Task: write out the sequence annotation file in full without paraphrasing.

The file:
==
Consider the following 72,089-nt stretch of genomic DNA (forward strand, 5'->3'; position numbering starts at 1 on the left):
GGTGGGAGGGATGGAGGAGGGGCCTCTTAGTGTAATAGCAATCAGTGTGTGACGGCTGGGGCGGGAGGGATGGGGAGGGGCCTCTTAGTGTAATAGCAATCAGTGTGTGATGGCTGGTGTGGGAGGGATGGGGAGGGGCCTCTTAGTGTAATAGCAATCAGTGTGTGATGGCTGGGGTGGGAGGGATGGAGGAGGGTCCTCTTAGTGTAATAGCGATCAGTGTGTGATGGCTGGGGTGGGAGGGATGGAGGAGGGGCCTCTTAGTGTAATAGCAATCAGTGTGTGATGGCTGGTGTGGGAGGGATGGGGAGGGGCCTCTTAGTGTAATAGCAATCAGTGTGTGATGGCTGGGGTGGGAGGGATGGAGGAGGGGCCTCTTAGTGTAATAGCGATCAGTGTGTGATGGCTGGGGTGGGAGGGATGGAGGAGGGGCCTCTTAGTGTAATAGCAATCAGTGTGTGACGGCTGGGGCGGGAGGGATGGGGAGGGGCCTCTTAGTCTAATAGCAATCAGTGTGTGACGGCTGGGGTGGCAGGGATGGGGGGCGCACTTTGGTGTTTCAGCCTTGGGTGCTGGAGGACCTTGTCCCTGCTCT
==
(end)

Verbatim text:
Consider the following 72,089-nt stretch of genomic DNA (forward strand, 5'->3'; position numbering starts at 1 on the left):
GGTGGGAGGGATGGAGGAGGGGCCTCTTAGTGTAATAGCAATCAGTGTGTGACGGCTGGGGCGGGAGGGATGGGGAGGGGCCTCTTAGTGTAATAGCAATCAGTGTGTGATGGCTGGTGTGGGAGGGATGGGGAGGGGCCTCTTAGTGTAATAGCAATCAGTGTGTGATGGCTGGGGTGGGAGGGATGGAGGAGGGTCCTCTTAGTGTAATAGCGATCAGTGTGTGATGGCTGGGGTGGGAGGGATGGAGGAGGGGCCTCTTAGTGTAATAGCAATCAGTGTGTGATGGCTGGTGTGGGAGGGATGGGGAGGGGCCTCTTAGTGTAATAGCAATCAGTGTGTGATGGCTGGGGTGGGAGGGATGGAGGAGGGGCCTCTTAGTGTAATAGCGATCAGTGTGTGATGGCTGGGGTGGGAGGGATGGAGGAGGGGCCTCTTAGTGTAATAGCAATCAGTGTGTGACGGCTGGGGCGGGAGGGATGGGGAGGGGCCTCTTAGTCTAATAGCAATCAGTGTGTGACGGCTGGGGTGGCAGGGATGGGGGGCGCACTTTGGTGTTTCAGCCTTGGGTGCTGGAGGACCTTGTCCCTGCTCT